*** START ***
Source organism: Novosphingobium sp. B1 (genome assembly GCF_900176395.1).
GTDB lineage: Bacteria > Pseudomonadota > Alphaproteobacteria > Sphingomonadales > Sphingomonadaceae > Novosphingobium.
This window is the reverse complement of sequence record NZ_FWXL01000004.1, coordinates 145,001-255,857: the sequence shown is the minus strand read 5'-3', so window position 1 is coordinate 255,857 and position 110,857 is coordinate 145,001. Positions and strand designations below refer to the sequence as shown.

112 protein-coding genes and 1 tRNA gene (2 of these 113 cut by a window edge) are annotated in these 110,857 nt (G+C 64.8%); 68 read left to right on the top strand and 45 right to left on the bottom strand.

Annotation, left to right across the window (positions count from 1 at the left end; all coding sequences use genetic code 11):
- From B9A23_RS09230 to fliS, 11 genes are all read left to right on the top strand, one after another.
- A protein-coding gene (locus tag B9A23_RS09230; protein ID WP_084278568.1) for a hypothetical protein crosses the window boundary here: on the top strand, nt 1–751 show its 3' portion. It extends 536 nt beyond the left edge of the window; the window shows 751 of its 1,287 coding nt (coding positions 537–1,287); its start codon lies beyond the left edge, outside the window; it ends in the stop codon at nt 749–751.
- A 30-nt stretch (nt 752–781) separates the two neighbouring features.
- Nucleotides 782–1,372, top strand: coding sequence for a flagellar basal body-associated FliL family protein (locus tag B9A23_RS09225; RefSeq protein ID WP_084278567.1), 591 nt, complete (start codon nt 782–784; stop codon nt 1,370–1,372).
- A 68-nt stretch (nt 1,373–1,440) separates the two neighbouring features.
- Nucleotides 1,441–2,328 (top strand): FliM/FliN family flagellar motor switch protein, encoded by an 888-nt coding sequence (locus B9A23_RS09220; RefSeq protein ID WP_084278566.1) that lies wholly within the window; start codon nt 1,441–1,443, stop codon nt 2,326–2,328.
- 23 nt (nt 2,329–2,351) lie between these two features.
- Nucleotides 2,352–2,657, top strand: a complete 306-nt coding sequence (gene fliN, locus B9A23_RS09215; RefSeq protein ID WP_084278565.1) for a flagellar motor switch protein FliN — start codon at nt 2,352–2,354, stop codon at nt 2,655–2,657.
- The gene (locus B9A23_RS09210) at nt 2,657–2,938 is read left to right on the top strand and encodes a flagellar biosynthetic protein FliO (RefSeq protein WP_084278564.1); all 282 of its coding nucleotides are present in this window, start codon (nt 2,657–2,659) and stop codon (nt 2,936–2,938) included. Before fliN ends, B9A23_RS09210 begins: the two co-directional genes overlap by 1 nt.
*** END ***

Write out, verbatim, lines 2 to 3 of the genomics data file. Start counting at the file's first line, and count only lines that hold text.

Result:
GTDB lineage: Bacteria > Pseudomonadota > Alphaproteobacteria > Sphingomonadales > Sphingomonadaceae > Novosphingobium.
This window is the reverse complement of sequence record NZ_FWXL01000004.1, coordinates 145,001-255,857: the sequence shown is the minus strand read 5'-3', so window position 1 is coordinate 255,857 and position 110,857 is coordinate 145,001. Positions and strand designations below refer to the sequence as shown.